Thirty one days of photography (well 28 to be exact)
Towards the end of November I decided that I needed to purchase a camera. I had come to the conclusion that I needed a new hobby and a camera seemed to be a good way to get into photography.
The idea of a “new hobby” started innocently enough. I wanted something to do outside of work that wouldn’t be based on programming computers or startups or anything that I had been focusing on since I started modest in the end of 2012. I wanted something new to think about.
I had some parameters though. I wanted something that was going to be technical but not based on computers. Something that would challenge me and make me think critically and creatively. I also wanted something I had never done before.
Photography seemed to be a good candidate.
I started telling Hiromi that I was thinking of getting a camera. I told my brother and his partner, sarah. I told everyone. I was trying to gauge how serious I was about it.
I didn’t think I was very serious.
I got a lot of snarky responses and a handful of great responses offering to help out if I needed advice.
However, I was not confident and I had a couple very specific worries:
1. I was worried that I would get addicted to gear and make a hobby that was just gear. I like gear ;)
2. I was worried that I wouldn’t commit to it
If I was going to do it, I wanted to learn and make it real. Not some silly thing.
So I did what all people do when faced with worries and confusion: I video chatted with Mark Trammell.
Trammell and I hadn’t hung out in a minute — so we had a video chat scheduled over the thanksgiving break to catch up. For those of you who don’t know Trammell — he is the best.
I mentioned that I was considering getting into photography. Trammell was excited and mentioned that he had a lot of gear I could borrow to get started. I explained my concern about gear and he, in true Trammell style, told me a story about his time in the Navy when he was learning photography. Trammell explained his idea of how I should start in photography:
1. get a fixed lens camera
2. learn composition
3. don’t worry about gear
4. do street photography
5. shoot automatic for a month
6. then shoot manual for a month trying to replicate the automatic month
7. learn how and why and eventually get to a point where I understand wtf all the nonsense is
This was tremendous. It resonated with me. It explained how I could jump into photography without just getting into gear.
It seemed simple: Get a fixed lens camera and then learn composition and the basics, start from the beginning, avoid technology, and do art or whatever ;)
I decided to vet the idea with a few people I trust with camera stuff.
I asked Vu Bui who told me that he thinks it sounds reasonable and suggested I go with the Leica Q. I asked Sean Bonner who also thought it sounded right and suggested I go with the Leica Q. I then asked my brother’s partner Sarah (who teaches photography) and she thought it seemed reasonable.
Yes! Reasonable and a couple recommendations for a camera. Done and Done.
I went to amazon and looked up the camera and thought “who the fuck would pay this much for a camera?”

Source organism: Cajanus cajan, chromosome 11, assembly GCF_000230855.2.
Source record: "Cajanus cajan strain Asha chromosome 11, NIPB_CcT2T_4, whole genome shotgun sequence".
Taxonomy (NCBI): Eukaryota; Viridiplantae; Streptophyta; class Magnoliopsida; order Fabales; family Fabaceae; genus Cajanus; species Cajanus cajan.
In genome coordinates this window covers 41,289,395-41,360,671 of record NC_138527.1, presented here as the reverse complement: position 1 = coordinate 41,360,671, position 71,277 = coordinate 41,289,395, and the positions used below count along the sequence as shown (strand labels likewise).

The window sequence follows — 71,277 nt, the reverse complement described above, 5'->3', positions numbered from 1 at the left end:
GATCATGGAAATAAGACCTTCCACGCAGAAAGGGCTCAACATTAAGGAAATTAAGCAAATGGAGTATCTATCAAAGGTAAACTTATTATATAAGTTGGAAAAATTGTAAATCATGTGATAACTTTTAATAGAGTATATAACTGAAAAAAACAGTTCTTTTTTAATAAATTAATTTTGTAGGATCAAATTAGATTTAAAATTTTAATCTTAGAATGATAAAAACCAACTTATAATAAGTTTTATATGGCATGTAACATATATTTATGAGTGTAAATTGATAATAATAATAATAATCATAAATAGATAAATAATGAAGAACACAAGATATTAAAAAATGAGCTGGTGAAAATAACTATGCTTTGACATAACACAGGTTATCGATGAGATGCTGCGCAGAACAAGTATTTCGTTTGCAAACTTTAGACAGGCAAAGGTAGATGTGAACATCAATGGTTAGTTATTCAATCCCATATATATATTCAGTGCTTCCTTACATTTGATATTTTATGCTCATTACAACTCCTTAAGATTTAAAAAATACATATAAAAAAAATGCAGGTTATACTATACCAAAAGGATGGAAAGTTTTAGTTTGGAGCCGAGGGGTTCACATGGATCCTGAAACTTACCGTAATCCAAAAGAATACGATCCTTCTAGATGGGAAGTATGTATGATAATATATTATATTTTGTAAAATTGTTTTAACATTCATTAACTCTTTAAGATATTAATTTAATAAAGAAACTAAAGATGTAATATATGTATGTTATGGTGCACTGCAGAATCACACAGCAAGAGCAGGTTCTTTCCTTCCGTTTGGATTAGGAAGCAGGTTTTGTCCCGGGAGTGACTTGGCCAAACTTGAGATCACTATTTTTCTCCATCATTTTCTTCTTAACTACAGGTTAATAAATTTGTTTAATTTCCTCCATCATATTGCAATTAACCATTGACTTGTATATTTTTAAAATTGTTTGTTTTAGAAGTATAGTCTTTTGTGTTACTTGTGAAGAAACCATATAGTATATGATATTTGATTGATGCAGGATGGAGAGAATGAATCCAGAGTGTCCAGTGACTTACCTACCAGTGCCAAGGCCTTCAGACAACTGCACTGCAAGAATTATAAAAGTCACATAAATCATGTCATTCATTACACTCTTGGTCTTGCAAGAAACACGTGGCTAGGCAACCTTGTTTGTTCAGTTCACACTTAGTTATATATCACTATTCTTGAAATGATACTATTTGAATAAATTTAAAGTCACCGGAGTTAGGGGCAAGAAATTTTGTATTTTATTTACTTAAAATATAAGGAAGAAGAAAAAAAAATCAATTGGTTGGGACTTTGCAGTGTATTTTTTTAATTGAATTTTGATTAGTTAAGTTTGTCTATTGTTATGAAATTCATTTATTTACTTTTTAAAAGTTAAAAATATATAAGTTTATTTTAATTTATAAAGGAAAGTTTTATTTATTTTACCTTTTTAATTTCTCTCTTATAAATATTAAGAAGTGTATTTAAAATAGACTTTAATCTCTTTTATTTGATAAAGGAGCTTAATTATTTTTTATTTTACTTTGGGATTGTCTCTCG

I received the camera on December 3rd.
Before I received the camera, I started asking some friends for beginner tips to photography. Advice is always awesome because it never makes any sense when you compare it all together. It always contradicts other advice. I love advice.
Joi Ito said “Bring it to meetings and take photos of the people you are meeting. Except for me right now. Don’t take a photo of me right now.”
Richard Cook gave me some excellent advice as well:
Carry the camera everywhere, take pictures of ordinary life, don’t worry about composition — you can always crop, every photo is a tradeoff of exposure versus aperture versus ISO, learn about depth of field, use black and white
Chris Lea told me boatloads about light. He said:
the golden rule is that you’re always thinking about light in some manner.
He then went on to give me a bunch of hints about light and then suggested that I shoot black and white.
All of this advice has been super helpful. I have boiled it all down to
- Carry your camera everywhere
- Take a lot of pictures
- Use the constraints to power your creativity
It has been 30ish days since the camera arrived in the mail. I have carried my camera everywhere I have gone. In the 30ish days I have taken ~2000 photos. Many of which are not great. A couple are really great. It is fun and interesting. I am challenged.
In that 30 days I have had a lot of conversations about photography, creativity and composition. I have never had conversations about those topics before. I have no idea what I am talking about, but it is fun to learn and to listen.
Most of all, I have enjoyed capturing my friends and our experiences.
I am excited to continue carrying my camera everywhere and taking pictures of all of you!
A couple final thoughts:
Photo management software is terrible. Mylio is pretty good — but disrupts the “natural” flow of things: i.e. Apple Photos.
It is amazing that all of these pieces of software don’t play well together. It makes me wish that flickr had survived. People still use it — but not how it used to be used.
Instagram is amazing and I enjoy sharing photos there. However, I don’t think it is where my photos will go to live.
Google Photos is great. I enjoy using it to curate my photo collection online. The integration on iOS to Apple Photos is a bit too much voodoo for me.
My current workflow is to import my photos into Apple Photos, Google Photos (via dropbox) and Mylio. Mylio acts has my archivist. Goole Photos is my primary interface on mobile and Apple Photos is nice because of the iOS integration. It is all too fancy.
I also like 500px. It is nice, but I am intimidated. ;)
I will keep trucking. Keep taking photos and let’s see if I can turn this 30ish days into 365 days.